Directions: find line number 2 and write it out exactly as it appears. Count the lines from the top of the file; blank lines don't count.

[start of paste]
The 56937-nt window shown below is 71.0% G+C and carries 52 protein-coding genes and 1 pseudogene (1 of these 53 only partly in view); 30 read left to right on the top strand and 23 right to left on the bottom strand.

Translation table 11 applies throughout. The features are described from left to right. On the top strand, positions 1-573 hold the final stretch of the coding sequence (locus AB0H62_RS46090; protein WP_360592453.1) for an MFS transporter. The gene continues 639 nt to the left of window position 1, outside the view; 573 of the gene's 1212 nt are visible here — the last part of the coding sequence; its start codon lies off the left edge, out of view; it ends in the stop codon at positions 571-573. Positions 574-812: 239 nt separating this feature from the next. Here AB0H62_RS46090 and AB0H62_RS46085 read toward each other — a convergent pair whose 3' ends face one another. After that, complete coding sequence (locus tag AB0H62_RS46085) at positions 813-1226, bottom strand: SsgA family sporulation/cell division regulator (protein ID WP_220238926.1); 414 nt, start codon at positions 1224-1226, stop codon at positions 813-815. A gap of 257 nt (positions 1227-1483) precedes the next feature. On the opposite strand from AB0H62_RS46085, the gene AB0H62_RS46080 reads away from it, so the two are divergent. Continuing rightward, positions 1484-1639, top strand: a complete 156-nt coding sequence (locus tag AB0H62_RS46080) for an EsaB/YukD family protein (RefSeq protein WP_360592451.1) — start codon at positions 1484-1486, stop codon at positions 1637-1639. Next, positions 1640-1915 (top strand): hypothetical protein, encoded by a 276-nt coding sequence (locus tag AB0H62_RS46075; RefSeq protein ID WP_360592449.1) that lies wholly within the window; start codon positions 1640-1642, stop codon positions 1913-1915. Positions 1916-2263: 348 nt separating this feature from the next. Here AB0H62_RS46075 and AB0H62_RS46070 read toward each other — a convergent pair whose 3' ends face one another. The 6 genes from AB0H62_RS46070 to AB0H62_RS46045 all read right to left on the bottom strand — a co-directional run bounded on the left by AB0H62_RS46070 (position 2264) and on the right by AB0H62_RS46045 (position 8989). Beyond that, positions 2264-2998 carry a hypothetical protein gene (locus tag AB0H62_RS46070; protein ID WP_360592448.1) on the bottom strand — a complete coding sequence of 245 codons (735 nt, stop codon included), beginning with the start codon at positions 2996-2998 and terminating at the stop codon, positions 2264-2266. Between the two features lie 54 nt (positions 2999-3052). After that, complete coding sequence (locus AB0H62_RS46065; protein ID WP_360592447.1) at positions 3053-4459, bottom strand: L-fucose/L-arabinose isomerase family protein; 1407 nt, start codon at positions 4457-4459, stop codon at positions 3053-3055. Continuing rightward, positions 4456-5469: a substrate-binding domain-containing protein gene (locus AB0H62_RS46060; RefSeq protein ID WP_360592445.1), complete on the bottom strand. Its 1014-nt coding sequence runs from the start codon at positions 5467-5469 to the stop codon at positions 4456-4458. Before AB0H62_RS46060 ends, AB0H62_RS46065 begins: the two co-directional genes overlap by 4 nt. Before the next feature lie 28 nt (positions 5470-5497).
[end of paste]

Translation table 11 applies throughout. The features are described from left to right. On the top strand, positions 1-573 hold the final stretch of the coding sequence (locus AB0H62_RS46090; protein WP_360592453.1) for an MFS transporter. The gene continues 639 nt to the left of window position 1, outside the view; 573 of the gene's 1212 nt are visible here — the last part of the coding sequence; its start codon lies off the left edge, out of view; it ends in the stop codon at positions 571-573. Positions 574-812: 239 nt separating this feature from the next. Here AB0H62_RS46090 and AB0H62_RS46085 read toward each other — a convergent pair whose 3' ends face one another. After that, complete coding sequence (locus tag AB0H62_RS46085) at positions 813-1226, bottom strand: SsgA family sporulation/cell division regulator (protein ID WP_220238926.1); 414 nt, start codon at positions 1224-1226, stop codon at positions 813-815. A gap of 257 nt (positions 1227-1483) precedes the next feature. On the opposite strand from AB0H62_RS46085, the gene AB0H62_RS46080 reads away from it, so the two are divergent. Continuing rightward, positions 1484-1639, top strand: a complete 156-nt coding sequence (locus tag AB0H62_RS46080) for an EsaB/YukD family protein (RefSeq protein WP_360592451.1) — start codon at positions 1484-1486, stop codon at positions 1637-1639. Next, positions 1640-1915 (top strand): hypothetical protein, encoded by a 276-nt coding sequence (locus tag AB0H62_RS46075; RefSeq protein ID WP_360592449.1) that lies wholly within the window; start codon positions 1640-1642, stop codon positions 1913-1915. Positions 1916-2263: 348 nt separating this feature from the next. Here AB0H62_RS46075 and AB0H62_RS46070 read toward each other — a convergent pair whose 3' ends face one another. The 6 genes from AB0H62_RS46070 to AB0H62_RS46045 all read right to left on the bottom strand — a co-directional run bounded on the left by AB0H62_RS46070 (position 2264) and on the right by AB0H62_RS46045 (position 8989). Beyond that, positions 2264-2998 carry a hypothetical protein gene (locus tag AB0H62_RS46070; protein ID WP_360592448.1) on the bottom strand — a complete coding sequence of 245 codons (735 nt, stop codon included), beginning with the start codon at positions 2996-2998 and terminating at the stop codon, positions 2264-2266. Between the two features lie 54 nt (positions 2999-3052). After that, complete coding sequence (locus AB0H62_RS46065; protein ID WP_360592447.1) at positions 3053-4459, bottom strand: L-fucose/L-arabinose isomerase family protein; 1407 nt, start codon at positions 4457-4459, stop codon at positions 3053-3055. Continuing rightward, positions 4456-5469: a substrate-binding domain-containing protein gene (locus AB0H62_RS46060; RefSeq protein ID WP_360592445.1), complete on the bottom strand. Its 1014-nt coding sequence runs from the start codon at positions 5467-5469 to the stop codon at positions 4456-4458. Before AB0H62_RS46060 ends, AB0H62_RS46065 begins: the two co-directional genes overlap by 4 nt. Before the next feature lie 28 nt (positions 5470-5497).